Ann and Nancy Wilson, the frontwomen of the rock band Heart, are demanding that the McCain campaign stop using their 1977 song “Barracuda” at political rallies after the song was played in honor of vice-presidential nominee Sarah Palin on both Wednesday and Thursday nights. Does the McCain campaign have to honor the Wilsons’ wishes?
Not if the campaign has the correct license. Like thousands of other songs, “Barracuda” is distributed by the American Society of Composers, Authors, and Publishers, meaning that any entity that is licensed with ASCAP can play a song without getting the artist’s explicit permission. This license can be held by a venue, like a club or a sports arena, and apply to all events that take place there. In this case, the Xcel Energy Center in St. Paul, Minn., would be the holder, but a representative tells the Explainer that the venue’s ASCAP license applies only to sporting events for the Minnesota Wild and the Minnesota Swarm, the professional hockey and lacrosse teams, respectively; otherwise, it’s up to the people who use the premises to get their own. A spokesperson for the Republican Convention said the event did have an ASCAP license separate from the one for sports.
Assuming the licenses were all in order, the Wilson sisters probably don’t have much legal recourse. But it would be a much different story if the campaign had used the song in an ad or a promotional video. While an ASCAP license covers the right to perform a song, you need a separate “synchronization license” from the publisher to put the song in an ad. Some artists ask for stipulations in their contracts with publishers that prevent their songs from being used for political advertisements or any other causes they find objectionable. (Neil Diamond, for example, is known to be very reluctant to license his songs for programming that is even vaguely political.)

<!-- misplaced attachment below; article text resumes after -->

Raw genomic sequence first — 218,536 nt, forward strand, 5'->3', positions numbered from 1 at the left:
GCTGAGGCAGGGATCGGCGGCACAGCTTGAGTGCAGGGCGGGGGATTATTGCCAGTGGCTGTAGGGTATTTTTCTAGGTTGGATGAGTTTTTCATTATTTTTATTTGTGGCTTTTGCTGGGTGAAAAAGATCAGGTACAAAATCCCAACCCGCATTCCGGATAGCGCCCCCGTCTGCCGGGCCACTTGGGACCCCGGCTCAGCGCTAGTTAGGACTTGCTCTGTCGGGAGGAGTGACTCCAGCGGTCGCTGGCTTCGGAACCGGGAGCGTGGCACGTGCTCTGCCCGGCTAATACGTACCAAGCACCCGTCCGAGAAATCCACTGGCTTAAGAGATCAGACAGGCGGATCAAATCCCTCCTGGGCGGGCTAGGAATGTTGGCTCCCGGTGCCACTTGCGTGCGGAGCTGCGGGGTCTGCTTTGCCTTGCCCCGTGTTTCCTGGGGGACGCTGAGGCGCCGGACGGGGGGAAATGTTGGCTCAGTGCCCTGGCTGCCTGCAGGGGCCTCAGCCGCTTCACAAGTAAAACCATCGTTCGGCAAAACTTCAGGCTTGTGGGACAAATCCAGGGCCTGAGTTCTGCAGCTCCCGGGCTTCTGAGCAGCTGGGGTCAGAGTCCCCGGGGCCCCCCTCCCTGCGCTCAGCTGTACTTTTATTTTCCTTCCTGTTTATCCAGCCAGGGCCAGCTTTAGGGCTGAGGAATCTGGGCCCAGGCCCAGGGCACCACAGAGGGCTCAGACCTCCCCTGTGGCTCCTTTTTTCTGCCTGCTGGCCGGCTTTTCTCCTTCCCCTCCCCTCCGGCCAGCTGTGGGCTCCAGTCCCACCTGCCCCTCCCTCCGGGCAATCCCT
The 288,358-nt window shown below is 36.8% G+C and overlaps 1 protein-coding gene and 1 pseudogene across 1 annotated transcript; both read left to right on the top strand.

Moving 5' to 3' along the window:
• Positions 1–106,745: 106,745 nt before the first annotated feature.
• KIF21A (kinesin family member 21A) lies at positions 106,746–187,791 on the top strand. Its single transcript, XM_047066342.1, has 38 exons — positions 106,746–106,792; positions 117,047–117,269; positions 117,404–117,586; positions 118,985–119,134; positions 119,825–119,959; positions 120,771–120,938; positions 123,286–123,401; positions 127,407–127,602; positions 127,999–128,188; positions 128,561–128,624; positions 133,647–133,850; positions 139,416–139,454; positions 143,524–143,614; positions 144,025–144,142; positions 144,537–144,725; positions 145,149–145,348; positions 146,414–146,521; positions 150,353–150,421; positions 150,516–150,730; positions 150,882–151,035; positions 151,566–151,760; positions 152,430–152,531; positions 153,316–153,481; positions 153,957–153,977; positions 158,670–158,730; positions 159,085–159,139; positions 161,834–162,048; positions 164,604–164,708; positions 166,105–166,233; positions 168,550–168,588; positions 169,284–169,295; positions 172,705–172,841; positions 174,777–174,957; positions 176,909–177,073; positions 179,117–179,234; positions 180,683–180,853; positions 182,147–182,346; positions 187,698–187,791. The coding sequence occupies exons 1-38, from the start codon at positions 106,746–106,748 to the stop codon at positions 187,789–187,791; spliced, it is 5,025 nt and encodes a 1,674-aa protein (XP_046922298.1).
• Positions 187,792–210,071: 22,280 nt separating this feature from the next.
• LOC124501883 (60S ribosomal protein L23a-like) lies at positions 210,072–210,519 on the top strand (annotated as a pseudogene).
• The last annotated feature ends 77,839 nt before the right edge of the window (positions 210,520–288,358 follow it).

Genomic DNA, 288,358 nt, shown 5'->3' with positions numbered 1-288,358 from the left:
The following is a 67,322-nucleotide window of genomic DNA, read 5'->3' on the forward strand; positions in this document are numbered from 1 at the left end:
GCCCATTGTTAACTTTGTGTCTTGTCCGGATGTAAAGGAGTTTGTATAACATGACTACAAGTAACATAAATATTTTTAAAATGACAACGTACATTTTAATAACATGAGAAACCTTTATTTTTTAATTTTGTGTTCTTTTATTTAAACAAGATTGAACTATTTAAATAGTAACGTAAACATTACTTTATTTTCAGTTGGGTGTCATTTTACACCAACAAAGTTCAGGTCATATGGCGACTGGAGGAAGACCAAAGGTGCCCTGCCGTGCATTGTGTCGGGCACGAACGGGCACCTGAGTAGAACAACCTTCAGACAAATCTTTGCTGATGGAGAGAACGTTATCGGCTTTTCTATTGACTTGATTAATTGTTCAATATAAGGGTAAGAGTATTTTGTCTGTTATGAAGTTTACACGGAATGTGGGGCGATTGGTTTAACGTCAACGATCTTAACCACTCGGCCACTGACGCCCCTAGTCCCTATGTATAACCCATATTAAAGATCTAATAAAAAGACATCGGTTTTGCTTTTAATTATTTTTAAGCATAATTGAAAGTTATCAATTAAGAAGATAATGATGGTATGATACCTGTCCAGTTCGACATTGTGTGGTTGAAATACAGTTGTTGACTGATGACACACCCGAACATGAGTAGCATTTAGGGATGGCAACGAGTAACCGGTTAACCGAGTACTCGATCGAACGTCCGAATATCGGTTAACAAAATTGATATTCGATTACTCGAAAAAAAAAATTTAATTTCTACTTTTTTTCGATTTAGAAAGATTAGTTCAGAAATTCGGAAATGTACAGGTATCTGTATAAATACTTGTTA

Last month, singer-songwriter Jackson Browne sued the McCain campaign, the Republican National Committee, and the Ohio Republican Party over the use of his song “Running on Empty” in an ad without obtaining a sync license. Had the McCain campaign used “Barracuda” in a video montage about Palin, they would have been required to get this permission, which the Wilson sisters presumably would have rejected—assuming their publisher asked them.
It’s very common for musicians to object to the use of their material. The McCain campaign has already run afoul of several other artists this year, including John Mellencamp and Van Halen. In both those cases, the artists were objecting to the use of their songs at rallies, where an ASCAP license would apply. The McCain campaign agreed to stop playing Mellencamp songs voluntarily. The issue also frequently crops up with Christian groups that do not wish their material to be used at events they find objectionable.
If the campaign chooses to continue playing “Barracuda,” and so much so that it becomes associated with Palin, the Wilson sisters could have a legal claim. They might argue a violation of their “right to publicity,” which protects a person from having her identity used for marketing purposes. Such protections vary by state and tend to apply to commercial products, not political messages.
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Explainer thanks Gordon P. Firemark; Steve Gordon; Lawrence Iser; Kathy O’Connor of the Xcel Energy Center; and Barry Shrum of Harris, Martin, Jones, Shrum, Bradford & Wommack.